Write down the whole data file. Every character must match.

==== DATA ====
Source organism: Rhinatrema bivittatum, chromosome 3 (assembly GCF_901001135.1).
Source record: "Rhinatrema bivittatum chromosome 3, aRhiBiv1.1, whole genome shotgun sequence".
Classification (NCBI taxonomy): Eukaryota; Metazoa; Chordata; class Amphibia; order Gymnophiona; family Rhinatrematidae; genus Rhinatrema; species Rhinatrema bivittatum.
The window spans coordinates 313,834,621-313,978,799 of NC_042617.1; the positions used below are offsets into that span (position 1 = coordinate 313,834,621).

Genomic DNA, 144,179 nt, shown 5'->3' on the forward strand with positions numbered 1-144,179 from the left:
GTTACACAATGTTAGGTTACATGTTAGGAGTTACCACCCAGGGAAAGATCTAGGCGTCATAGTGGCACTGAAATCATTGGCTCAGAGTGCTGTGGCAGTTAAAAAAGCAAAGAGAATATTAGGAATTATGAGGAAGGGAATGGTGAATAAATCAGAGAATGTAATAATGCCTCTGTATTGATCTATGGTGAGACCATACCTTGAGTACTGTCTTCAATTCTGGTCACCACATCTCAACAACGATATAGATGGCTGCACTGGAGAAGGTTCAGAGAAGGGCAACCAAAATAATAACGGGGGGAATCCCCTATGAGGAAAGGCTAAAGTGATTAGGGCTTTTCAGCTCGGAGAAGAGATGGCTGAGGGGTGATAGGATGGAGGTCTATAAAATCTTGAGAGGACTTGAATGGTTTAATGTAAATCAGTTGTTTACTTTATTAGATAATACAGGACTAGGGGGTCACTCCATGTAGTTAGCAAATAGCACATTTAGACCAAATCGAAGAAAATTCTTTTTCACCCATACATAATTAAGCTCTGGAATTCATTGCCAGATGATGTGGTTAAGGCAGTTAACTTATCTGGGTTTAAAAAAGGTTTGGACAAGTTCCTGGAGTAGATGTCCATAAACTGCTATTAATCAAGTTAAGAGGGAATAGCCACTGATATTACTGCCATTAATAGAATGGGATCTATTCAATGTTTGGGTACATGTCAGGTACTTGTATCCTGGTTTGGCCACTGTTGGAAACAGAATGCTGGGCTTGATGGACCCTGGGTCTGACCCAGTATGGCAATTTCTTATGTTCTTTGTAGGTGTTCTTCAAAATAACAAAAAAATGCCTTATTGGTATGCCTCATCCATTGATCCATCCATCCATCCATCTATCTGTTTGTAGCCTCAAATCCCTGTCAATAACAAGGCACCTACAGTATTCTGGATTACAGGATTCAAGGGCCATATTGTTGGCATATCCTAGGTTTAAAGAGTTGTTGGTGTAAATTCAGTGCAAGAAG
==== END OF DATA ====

Source organism: Rhinatrema bivittatum, chromosome 3 (assembly GCF_901001135.1).
Source record: "Rhinatrema bivittatum chromosome 3, aRhiBiv1.1, whole genome shotgun sequence".
Classification (NCBI taxonomy): Eukaryota; Metazoa; Chordata; class Amphibia; order Gymnophiona; family Rhinatrematidae; genus Rhinatrema; species Rhinatrema bivittatum.
The window spans coordinates 313,834,621-313,978,799 of NC_042617.1; the positions used below are offsets into that span (position 1 = coordinate 313,834,621).

Genomic DNA, 144,179 nt, shown 5'->3' on the forward strand with positions numbered 1-144,179 from the left:
GTTACACAATGTTAGGTTACATGTTAGGAGTTACCACCCAGGGAAAGATCTAGGCGTCATAGTGGCACTGAAATCATTGGCTCAGAGTGCTGTGGCAGTTAAAAAAGCAAAGAGAATATTAGGAATTATGAGGAAGGGAATGGTGAATAAATCAGAGAATGTAATAATGCCTCTGTATTGATCTATGGTGAGACCATACCTTGAGTACTGTCTTCAATTCTGGTCACCACATCTCAACAACGATATAGATGGCTGCACTGGAGAAGGTTCAGAGAAGGGCAACCAAAATAATAACGGGGGGAATCCCCTATGAGGAAAGGCTAAAGTGATTAGGGCTTTTCAGCTCGGAGAAGAGATGGCTGAGGGGTGATAGGATGGAGGTCTATAAAATCTTGAGAGGACTTGAATGGTTTAATGTAAATCAGTTGTTTACTTTATTAGATAATACAGGACTAGGGGGTCACTCCATGTAGTTAGCAAATAGCACATTTAGACCAAATCGAAGAAAATTCTTTTTCACCCATACATAATTAAGCTCTGGAATTCATTGCCAGATGATGTGGTTAAGGCAGTTAACTTATCTGGGTTTAAAAAAGGTTTGGACAAGTTCCTGGAGTAGATGTCCATAAACTGCTATTAATCAAGTTAAGAGGGAATAGCCACTGATATTACTGCCATTAATAGAATGGGATCTATTCAATGTTTGGGTACATGTCAGGTACTTGTATCCTGGTTTGGCCACTGTTGGAAACAGAATGCTGGGCTTGATGGACCCTGGGTCTGACCCAGTATGGCAATTTCTTATGTTCTTTGTAGGTGTTCTTCAAAATAACAAAAAAATGCCTTATTGGTATGCCTCATCCATTGATCCATCCATCCATCCATCTATCTGTTTGTAGCCTCAAATCCCTGTCAATAACAAGGCACCTACAGTATTCTGGATTACAGGATTCAAGGGCCATATTGTTGGCATATCCTAGGTTTAAAGAGTTGTTGGTGTAAATTCAGTGCAAGAAG